As human beings, we have a natural desire to label things, seeking definitive understanding as a means to ensure survival. This is because we want to be able to quickly know what to keep a safe distance from and what is okay to engage with. That’s why we fear the unknown, and find comfort in the familiar. The hot dog argument is a harmless example but when we start to qualify ourselves as some thing or the other, it can become a problem. When the natural instinct to declare what we are acts internally, we raise uncertainties about who we are. We would keep a distance, like anything else we don’t understand, but we can’t. So in turn, we embrace who we are and act accordingly, not as a genuine effort at self acceptance but instead as self defence… against ourselves. 

Personal descriptions, names, and paradigms develop quietly over time. They can be morphed by who your friends are, what you do with your time, and what you’re interested in. Pretty basic stuff. The thing about these views, while they do provide some comfort via understanding how we see ourselves, is that they are completely limiting to who we are. These personal perspectives are what subconsciously tell you to do or not to do certain things. I remember countless examples through the past years of my life where I’d encounter a new opportunity and count myself out of it because it wasn’t a “Pranay” thing to do. After having walked away from so many chances, I feel like I missed out on tons of ways I could’ve grown as a person just because I feared the discomfort associated with change.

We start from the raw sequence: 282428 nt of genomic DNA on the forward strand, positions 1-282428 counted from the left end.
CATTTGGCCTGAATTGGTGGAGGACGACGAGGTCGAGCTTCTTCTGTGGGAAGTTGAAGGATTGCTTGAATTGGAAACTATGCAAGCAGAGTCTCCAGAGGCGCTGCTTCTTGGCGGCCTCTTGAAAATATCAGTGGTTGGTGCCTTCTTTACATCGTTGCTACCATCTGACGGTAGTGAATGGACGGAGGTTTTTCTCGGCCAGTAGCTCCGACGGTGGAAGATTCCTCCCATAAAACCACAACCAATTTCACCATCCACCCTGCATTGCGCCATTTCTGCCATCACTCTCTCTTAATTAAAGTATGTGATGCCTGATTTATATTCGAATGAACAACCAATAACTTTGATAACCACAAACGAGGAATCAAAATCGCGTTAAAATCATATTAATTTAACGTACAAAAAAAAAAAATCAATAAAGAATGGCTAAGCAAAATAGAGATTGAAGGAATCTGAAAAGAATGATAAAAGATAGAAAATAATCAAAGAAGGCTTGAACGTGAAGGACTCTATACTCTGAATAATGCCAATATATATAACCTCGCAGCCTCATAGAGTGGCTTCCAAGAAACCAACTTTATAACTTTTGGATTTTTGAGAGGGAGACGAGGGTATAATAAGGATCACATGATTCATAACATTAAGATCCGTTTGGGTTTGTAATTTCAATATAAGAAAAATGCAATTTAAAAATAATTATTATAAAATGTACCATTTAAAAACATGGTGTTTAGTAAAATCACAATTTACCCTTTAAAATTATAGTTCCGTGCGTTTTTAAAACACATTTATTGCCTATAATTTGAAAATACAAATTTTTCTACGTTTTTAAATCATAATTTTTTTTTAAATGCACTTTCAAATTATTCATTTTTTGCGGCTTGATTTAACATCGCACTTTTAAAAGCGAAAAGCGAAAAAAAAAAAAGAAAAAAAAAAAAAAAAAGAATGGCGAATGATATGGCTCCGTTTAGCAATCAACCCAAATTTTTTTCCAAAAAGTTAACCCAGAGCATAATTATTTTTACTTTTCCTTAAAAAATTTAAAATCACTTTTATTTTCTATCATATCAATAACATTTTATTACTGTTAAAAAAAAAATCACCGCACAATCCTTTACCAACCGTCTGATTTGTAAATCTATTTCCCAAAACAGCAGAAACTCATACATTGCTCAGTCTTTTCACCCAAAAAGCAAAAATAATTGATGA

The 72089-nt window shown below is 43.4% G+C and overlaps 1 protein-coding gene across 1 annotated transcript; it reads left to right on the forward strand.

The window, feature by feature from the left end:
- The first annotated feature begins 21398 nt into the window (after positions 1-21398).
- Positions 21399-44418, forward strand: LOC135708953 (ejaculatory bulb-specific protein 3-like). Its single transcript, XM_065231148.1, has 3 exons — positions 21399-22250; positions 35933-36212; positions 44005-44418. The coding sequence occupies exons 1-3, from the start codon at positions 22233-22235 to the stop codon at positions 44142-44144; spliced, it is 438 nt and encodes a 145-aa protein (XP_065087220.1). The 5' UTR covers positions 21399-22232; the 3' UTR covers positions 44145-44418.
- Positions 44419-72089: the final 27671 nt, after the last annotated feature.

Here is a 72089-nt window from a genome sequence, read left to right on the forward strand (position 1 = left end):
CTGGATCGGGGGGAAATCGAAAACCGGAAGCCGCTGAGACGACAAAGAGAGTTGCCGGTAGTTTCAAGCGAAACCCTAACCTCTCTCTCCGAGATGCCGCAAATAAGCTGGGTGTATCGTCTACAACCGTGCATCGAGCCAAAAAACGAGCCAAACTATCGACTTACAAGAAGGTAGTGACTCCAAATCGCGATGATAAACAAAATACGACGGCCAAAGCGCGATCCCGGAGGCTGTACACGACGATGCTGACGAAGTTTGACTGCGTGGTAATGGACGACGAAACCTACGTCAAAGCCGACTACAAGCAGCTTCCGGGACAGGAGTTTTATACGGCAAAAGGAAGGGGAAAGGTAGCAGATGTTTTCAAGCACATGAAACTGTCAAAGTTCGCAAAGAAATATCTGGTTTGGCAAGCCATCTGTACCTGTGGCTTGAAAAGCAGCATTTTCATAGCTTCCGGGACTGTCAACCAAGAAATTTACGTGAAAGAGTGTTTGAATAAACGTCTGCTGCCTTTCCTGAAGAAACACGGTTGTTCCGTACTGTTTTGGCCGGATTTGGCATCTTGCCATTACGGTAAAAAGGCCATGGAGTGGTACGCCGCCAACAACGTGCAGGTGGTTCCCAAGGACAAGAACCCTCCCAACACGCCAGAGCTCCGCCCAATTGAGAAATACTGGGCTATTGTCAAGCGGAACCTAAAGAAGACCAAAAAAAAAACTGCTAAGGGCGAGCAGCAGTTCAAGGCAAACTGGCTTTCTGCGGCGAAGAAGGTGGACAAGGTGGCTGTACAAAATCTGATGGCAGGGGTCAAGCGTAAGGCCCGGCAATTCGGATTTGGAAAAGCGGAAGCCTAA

In a less tangible manner, I feel there’s still an ongoing trend in my life where I judge how I feel and think based on a previously established standard of what’s acceptable. Here’s an example: Let’s say I tell myself “My name is Pranay and I’m a hard worker.” Then I proceed to watch a youtube video about how to make a perfect BLT instead of studying. Afterwards, I think, “What the heck was I doing? Why am I not being myself right now? Am I just not a hard worker?” Bro, chill out! It was legit just one youtube video! But there I am feeling bad about myself for either not being a hard worker or feeling confused because I’m acting in ways I can’t understand. Quite frankly, though, that’s just not how life works. Times change, people change, and we can’t always be the picture perfect versions of ourselves that we want. It just isn’t possible. Thus, having a static view of how we should be in light of external altercations seems pretty irrational.